The foregoing has outlined rather broadly the features and technical advantages of the present invention in order that the detailed description of the invention that follows may be better understood. Additional features and advantages of the invention will be described hereinafter which form the subject of the claims of the invention. It should be appreciated by those skilled in the art that the conception and specific embodiment disclosed may be readily utilized as a basis for modifying or designing other structures for carrying out the same purposes of the present invention. It should also be realized by those skilled in the art that such equivalent constructions do not depart from the spirit and scope of the invention as set forth in the appended claims. The novel features which are believed to be characteristic of the invention, both as to its organization and method of operation, together with further objects and advantages will be better understood from the following description when considered in connection with the accompanying figures. It is to be expressly understood, however, that each of the figures is provided for the purpose of illustration and description only and is not intended as a definition of the limits of the present invention.

BRIEF DESCRIPTION OF THE DRAWINGS

For a more complete understanding of the present invention, reference is now made to the following descriptions taken in conjunction with the accompanying drawing, in which:

FIG. 1 is an elevation view of a two-component riser system of the invention connected in a typical well intervention configuration;

FIG. 2 is a is an elevation view of a two-component riser system of the invention with an alternate intervention system for flow line intervention;

FIG. 3 is a is an elevation view of a two-component riser system of the invention intervening on a flow line or other subsea equipment installation;

FIG. 4 is a cross-section of a two-component riser system;

FIG. 5 is a cross-section of a riser system with complex bore;

FIG. 6 is a cross-section of a riser system with complex bore and external conduit.

DETAILED DESCRIPTION OF THE INVENTION

The invention allows for connection to any number of subsea installations to include Xmas trees, wellheads, manifolds, access points, pipelines, flow lines, umbilicals and resins to a subsea intervention vessel, rig or other type of craft. The invention enables subsea well, installation, pipeline and flow line invention utilizing a variety of equipment including, but not limited to electric braided wire line, slick electric wire line, coiled tubing and other intervention tools. The intervention tools may be remotely powered, subpowered or unpowered.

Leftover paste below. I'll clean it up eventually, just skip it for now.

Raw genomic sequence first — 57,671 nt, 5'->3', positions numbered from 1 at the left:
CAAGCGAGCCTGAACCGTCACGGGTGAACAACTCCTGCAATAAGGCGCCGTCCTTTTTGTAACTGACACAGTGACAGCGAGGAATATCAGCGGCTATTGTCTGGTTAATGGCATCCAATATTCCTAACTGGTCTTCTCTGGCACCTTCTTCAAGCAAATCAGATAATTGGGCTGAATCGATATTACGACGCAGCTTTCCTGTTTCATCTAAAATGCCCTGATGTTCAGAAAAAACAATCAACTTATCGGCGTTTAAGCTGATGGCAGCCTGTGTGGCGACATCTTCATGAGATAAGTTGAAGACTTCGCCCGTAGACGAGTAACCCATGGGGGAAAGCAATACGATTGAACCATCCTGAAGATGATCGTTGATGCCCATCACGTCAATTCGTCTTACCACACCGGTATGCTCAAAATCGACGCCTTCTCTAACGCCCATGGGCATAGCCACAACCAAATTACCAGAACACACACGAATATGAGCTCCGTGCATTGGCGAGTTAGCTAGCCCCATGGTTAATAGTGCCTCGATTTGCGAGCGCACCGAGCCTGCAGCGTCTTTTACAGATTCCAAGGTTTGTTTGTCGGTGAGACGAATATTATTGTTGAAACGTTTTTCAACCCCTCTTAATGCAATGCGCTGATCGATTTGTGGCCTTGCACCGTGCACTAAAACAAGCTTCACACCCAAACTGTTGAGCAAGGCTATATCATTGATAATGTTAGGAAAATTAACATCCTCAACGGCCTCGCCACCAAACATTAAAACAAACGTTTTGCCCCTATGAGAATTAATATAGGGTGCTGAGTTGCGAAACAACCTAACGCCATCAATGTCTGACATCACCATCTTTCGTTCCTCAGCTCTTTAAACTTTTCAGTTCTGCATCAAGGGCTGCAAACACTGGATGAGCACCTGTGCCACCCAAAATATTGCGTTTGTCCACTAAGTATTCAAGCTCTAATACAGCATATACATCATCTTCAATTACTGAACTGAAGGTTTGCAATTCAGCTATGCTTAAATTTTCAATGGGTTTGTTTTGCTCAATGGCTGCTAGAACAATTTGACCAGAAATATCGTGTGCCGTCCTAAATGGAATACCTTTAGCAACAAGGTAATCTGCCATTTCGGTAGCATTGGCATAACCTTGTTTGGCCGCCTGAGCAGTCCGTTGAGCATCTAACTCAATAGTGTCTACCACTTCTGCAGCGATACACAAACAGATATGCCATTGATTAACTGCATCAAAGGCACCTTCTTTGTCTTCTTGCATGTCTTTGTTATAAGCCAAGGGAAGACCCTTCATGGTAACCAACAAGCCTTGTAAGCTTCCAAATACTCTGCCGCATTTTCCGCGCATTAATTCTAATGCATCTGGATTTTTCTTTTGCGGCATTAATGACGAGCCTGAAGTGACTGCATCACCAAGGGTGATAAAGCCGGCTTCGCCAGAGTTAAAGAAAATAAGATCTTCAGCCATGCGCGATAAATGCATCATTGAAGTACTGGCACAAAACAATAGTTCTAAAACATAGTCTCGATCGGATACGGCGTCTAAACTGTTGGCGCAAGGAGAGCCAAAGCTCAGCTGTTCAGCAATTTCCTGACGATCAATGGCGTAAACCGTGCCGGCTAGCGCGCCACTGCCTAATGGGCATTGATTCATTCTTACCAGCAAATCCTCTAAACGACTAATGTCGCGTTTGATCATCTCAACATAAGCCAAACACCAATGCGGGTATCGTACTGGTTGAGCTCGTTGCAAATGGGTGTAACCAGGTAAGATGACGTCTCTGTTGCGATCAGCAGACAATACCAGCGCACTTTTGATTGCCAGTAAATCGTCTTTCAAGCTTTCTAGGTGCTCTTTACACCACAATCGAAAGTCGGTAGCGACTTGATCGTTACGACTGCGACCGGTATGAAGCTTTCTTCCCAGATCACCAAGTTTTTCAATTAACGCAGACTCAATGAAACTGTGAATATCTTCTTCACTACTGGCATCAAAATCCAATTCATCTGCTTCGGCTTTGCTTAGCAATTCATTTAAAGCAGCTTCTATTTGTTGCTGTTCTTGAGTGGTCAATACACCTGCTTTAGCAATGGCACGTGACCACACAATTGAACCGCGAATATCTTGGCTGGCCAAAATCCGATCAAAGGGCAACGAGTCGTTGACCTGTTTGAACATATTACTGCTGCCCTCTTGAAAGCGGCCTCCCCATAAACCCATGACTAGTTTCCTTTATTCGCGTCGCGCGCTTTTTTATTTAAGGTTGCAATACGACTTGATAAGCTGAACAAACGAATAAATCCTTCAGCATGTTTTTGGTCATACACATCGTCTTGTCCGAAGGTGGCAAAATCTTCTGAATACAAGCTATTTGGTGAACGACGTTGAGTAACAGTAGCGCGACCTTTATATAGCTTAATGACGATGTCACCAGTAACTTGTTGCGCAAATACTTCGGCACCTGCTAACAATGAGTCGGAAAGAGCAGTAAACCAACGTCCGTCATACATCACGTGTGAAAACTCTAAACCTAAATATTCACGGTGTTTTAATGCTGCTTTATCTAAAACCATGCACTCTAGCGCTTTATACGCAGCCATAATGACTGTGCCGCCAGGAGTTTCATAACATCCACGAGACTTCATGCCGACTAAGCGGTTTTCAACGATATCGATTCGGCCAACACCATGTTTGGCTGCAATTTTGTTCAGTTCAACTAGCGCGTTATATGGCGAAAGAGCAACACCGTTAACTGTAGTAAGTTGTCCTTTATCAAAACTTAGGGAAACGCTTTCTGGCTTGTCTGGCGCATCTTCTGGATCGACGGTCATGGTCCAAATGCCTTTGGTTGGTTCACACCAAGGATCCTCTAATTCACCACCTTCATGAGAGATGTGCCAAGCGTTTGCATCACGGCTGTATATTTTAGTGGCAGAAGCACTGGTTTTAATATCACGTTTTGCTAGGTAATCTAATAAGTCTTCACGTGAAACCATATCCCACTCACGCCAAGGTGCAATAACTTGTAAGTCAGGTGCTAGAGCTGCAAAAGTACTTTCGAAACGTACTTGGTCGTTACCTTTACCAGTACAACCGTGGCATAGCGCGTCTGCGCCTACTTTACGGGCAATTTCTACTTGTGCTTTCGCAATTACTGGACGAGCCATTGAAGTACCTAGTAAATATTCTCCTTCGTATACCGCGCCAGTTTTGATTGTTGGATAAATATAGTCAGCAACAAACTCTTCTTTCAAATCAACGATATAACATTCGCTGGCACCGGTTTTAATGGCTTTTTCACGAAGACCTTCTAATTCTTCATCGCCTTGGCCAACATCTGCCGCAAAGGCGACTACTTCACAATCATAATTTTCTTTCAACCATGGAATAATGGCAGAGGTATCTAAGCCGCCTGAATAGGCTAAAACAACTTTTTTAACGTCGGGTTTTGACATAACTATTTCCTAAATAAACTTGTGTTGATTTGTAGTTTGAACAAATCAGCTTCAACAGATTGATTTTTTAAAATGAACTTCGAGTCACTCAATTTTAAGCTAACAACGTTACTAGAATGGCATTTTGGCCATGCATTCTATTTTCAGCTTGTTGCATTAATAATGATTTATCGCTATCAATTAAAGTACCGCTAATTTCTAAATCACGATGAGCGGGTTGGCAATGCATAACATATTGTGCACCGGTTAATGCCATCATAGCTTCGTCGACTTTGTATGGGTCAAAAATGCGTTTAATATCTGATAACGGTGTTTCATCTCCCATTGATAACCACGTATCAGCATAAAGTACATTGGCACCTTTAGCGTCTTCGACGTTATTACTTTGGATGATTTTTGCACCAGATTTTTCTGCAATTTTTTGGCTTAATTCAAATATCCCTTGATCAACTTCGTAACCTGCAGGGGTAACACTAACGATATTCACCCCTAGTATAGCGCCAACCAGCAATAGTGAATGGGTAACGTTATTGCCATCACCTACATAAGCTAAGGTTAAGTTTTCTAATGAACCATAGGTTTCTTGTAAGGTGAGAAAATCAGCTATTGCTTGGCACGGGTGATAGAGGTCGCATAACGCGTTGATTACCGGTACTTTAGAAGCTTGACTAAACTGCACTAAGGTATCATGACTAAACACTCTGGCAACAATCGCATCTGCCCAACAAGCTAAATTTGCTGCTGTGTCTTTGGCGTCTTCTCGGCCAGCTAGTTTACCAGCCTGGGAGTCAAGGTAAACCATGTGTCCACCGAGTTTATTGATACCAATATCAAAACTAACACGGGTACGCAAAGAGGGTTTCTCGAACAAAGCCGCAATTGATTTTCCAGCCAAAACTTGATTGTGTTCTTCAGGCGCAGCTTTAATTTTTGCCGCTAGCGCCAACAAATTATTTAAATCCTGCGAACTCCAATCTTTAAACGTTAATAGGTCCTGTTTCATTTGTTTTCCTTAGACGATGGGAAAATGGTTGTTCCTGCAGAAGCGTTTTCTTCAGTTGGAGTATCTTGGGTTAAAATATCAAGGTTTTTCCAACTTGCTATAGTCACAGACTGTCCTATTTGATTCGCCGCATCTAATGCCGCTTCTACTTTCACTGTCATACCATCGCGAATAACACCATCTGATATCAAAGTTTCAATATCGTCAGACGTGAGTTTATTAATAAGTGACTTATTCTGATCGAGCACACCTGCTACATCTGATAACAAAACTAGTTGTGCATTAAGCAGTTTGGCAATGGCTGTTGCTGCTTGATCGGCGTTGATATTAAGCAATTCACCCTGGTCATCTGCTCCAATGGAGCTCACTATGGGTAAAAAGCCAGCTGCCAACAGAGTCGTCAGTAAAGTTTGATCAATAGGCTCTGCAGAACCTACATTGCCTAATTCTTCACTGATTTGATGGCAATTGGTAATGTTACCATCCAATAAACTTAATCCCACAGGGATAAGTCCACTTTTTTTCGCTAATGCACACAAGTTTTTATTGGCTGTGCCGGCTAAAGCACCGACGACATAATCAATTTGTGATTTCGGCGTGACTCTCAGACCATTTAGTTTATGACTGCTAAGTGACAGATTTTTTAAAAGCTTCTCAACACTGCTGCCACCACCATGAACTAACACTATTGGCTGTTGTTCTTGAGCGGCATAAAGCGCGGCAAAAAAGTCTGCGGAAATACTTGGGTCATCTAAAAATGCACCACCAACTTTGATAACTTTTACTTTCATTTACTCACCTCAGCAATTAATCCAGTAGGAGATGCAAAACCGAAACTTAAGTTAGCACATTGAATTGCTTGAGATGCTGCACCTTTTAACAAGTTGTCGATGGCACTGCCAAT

The riser system of the invention allows vessels and rigs to quickly and efficiently access subsea wells, installations and flow lines. Typical vessels that can deploy the system include open water light weight intervention vessels, light weight construction vessels, large construction and intervention vessels and rigs. The light nature of un-jointed flexible unbonded composite pipe enables the use of light weight vessels. The riser system can be deployed from a number of locations on the vessel to include the stern, side or through a moon pool.

Referring to FIG. 1, the riser system of the invention is deployed from a surface vessel 101 to access a subsea wellhead by the connection of the lower riser component 103 and the upper riser component 104. The riser system may be deployed through a moon pool 105 located in the center of the vessel 101 or it may be deployed from the stern or other locations on the vessel.

The lower riser component 103 is connected to the well head using standard connection methods. As shown in FIG. 1, the lower component 103 is connected to the wellhead 106 and includes above through a Blow Out Preventer (BOP) 107 and a Xmas tree 108. A coiled tubing BOP 109, a subsea lubricator 110 and an emergency disconnect system 111 complete the connection. A pressure activated sealing system (not shown) may also be used at the lower end of the lower riser component.

The lower riser component 103 is connected at its upper end to a Buoyancy element 112 which maintains tension on the lower component 103, keeping it in a vertical orientation. The buoyance element 112 is attached to the lower element such that it is below the splash zone of the sea and at a sufficient distance from the surface to permit the upper riser component 104 to absorb the vessel motion without damaging or impeding the operation of the system.

The lower riser component 103 may be a single or complex bore conduit fabricated from steel, titanium or composite materials. In one embodiment, the lower riser is fabricated from a flexible un-jointed unbonded composite material such as that described in U.S. Pat. No. 6,491,779, the teachings of which are hereby incorporated by reference.

The upper riser component 104 is connected to the lower component 103 by means of a riser disconnect package 113 and a swivel 114. A second buoyance element 115 is connected to the upper riser component 104 to provide buoyancy to the upper riser component. The second buoyance element helps define the desired curvature of the upper riser component and the desired shape to facilitate natural heave compensation. A slip joint or motion compensating system may also be used to compensate for the motion of the surface vessel.